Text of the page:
“What is work? Work is of two kinds: first, altering the position of matter at or near the earth’s surface relatively to other such matter; second, telling other people to do so. The first kind is unpleasant and ill paid; the second is pleasant and highly paid…in a world where no one is compelled to work more than four hours a day, every person possessed of scientific curiosity will be able to indulge it, and every painter will be able to paint without starving, however excellent his pictures may be. Young writers will not be obliged to draw attention to themselves by sensational pot-boilers, with a view to acquiring the economic independence for monumental works, for which, when the time at last comes, they will have lost the taste and capacity.” (source)
His stuff has been talked about for decades:
“The conscious and intelligent manipulation of the organized habits and opinions of the masses is an important element in democratic society. Those who manipulate this unseen mechanism of society constitute an invisible government which is the true ruling power of our country. We are governed, our minds are molded, our tastes formed, our ideas suggested, largely by men we have never heard of.” – Edward Bernays (“the father of public relations”), Propaganda, 1928
So, you see? Our lack of questioning and/or complacency has led to an interesting experience, one in which many are desiring change.
Can We Really Do What We Love In This Type of Human Experience?
So, is it possible to do what we love? Well, it might be a task to even figure that out when we are given our choices and paths in life. Furthermore, we have to pay rent, put food in our stomachs, and provide ourselves with the basic necessities. Even individuals with full time jobs are struggling to do this. These jobs take up to 8-10 hours of our lives every single day, so if you come from the belief that you cannot pursue your passions, you are in the company of many, including the two brilliant minds listed in this title.
To pursue something you love in this world, and are extremely passionate about it, it won’t be for monetary gain all the time. But we still have time to pursue the things we love as opposed to spending that time going to bars, or partying with friends. No matter how many excuses you have, if you love something there is always time to pursue it, but tell that to someone who just came home from a hard day’s work and has no mental/physical energy.
I am a big believer in the power of manifestation, meaning that one can manifest experiences into their lives with a shift in consciousness. Sure, the current human experience is a very hard one. It’s not easy, and for a soul to thrive here means they are very strong, especially if they will not quit in their pursuit to follow the call of their heart. That being said, what happens if you let the fear go and just start doing what you love, as much as you can? What if you take that road, and if you do so without worry, things workout for you? I believe if we want something badly enough, through the power of consciousness, we can manifest our own human experience, especially if it is something that’s rooted in the desire to do good for all. Based on all the science, history, philosophy and most of all, my intuition, this is something I firmly believe.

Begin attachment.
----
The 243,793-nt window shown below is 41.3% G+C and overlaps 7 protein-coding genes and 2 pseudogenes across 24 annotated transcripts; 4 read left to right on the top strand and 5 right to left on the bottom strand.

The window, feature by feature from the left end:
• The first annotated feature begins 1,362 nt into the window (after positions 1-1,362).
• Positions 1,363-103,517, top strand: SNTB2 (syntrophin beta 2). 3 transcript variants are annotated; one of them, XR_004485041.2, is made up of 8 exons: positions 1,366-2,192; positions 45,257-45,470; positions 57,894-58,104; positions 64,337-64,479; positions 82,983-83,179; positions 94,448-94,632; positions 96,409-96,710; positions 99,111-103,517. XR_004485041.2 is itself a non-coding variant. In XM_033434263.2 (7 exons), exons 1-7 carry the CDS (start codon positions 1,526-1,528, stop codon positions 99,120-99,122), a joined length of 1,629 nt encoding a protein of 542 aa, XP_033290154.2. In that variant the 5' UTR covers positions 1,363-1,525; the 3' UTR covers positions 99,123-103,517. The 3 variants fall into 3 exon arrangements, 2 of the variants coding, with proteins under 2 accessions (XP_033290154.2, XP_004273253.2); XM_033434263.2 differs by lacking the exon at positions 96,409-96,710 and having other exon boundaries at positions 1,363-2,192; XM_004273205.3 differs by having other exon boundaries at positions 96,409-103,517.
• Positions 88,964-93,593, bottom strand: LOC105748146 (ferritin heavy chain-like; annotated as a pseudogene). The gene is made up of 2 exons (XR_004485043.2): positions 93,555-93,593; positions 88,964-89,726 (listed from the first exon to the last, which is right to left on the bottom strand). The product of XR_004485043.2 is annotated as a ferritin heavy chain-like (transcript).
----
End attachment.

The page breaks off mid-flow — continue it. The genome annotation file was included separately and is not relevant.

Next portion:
I’ve been able to be part of the CE team for several years now, and prior to it, it’s what I dreamed about. Being part of a team and having a platform to share information that we’ll never see in the mainstream media and to be in a position to bring new ideas and information to the world is all I wanted to do. I wanted it so bad that it’s what I did during school and when I had to work another job. I was always engaged in my passions, yet always heartbroken that I could not go through life solely pursuing what my heart beats for. But look at me now – I’m doing it.
I had a tough experience waking up to facts I was once unaware of, and on top of that was the normal human experience that just wasn’t resonating with me. What helped me manifest my experience?
The first thing was changing my perspective of the human experience. Instead of seeing it as a slave-like system, and labelling it as that, I chose to view it as an experience. I believe that this short lifetime is not our only one, and that this is my opportunity to “play” within the human experience. I looked at it as a challenge, and an opportunity to overcome many obstacles.
This helped my outlook on life big time, and instead of taking on a victim role where I felt hopeless and unable to change anything, the very perception of me looking at life as an opportunity is what helped me.
Life is too short to not put forth the effort into pursuing what your heart beats for. Yeah, it’s not easy I know, and it’s not hard to see why so many people believe it’s downright impossible when we have so many other duties to tend to.
Personally, I never perceived it as impossible. I was willing to die, go homeless, or whatever. There was no fear in me. We even have modern day science conforming that factors associated with consciousness, like thoughts, feelings and emotions, can actually affect our physical material world.
If you believe it’s possible, it is. If you don’t, it isn’t. The last thing I would say to you is that it’s not going to be easy, and will provide your life with a number of challenges/opportunities for growth. The joy lies within the journey itself, not the in the ends.